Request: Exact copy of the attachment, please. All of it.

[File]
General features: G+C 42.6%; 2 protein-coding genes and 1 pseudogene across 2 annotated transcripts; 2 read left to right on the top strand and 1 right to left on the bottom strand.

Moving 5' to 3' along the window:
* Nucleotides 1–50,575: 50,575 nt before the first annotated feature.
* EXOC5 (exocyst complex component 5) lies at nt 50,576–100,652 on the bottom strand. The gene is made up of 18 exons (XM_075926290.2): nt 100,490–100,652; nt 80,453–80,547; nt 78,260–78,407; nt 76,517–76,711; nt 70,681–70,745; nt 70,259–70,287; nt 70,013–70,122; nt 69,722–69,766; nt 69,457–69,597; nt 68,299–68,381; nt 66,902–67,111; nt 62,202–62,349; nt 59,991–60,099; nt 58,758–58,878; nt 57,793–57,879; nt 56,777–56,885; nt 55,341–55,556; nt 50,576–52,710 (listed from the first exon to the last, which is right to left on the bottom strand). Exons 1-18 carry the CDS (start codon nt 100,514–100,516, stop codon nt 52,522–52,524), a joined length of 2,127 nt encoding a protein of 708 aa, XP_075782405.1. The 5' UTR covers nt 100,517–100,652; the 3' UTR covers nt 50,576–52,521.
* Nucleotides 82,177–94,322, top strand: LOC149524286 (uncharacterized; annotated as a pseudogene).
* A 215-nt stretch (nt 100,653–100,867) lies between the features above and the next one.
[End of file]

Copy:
General features: G+C 42.6%; 2 protein-coding genes and 1 pseudogene across 2 annotated transcripts; 2 read left to right on the top strand and 1 right to left on the bottom strand.

Moving 5' to 3' along the window:
* Nucleotides 1–50,575: 50,575 nt before the first annotated feature.
* EXOC5 (exocyst complex component 5) lies at nt 50,576–100,652 on the bottom strand. The gene is made up of 18 exons (XM_075926290.2): nt 100,490–100,652; nt 80,453–80,547; nt 78,260–78,407; nt 76,517–76,711; nt 70,681–70,745; nt 70,259–70,287; nt 70,013–70,122; nt 69,722–69,766; nt 69,457–69,597; nt 68,299–68,381; nt 66,902–67,111; nt 62,202–62,349; nt 59,991–60,099; nt 58,758–58,878; nt 57,793–57,879; nt 56,777–56,885; nt 55,341–55,556; nt 50,576–52,710 (listed from the first exon to the last, which is right to left on the bottom strand). Exons 1-18 carry the CDS (start codon nt 100,514–100,516, stop codon nt 52,522–52,524), a joined length of 2,127 nt encoding a protein of 708 aa, XP_075782405.1. The 5' UTR covers nt 100,517–100,652; the 3' UTR covers nt 50,576–52,521.
* Nucleotides 82,177–94,322, top strand: LOC149524286 (uncharacterized; annotated as a pseudogene).
* A 215-nt stretch (nt 100,653–100,867) lies between the features above and the next one.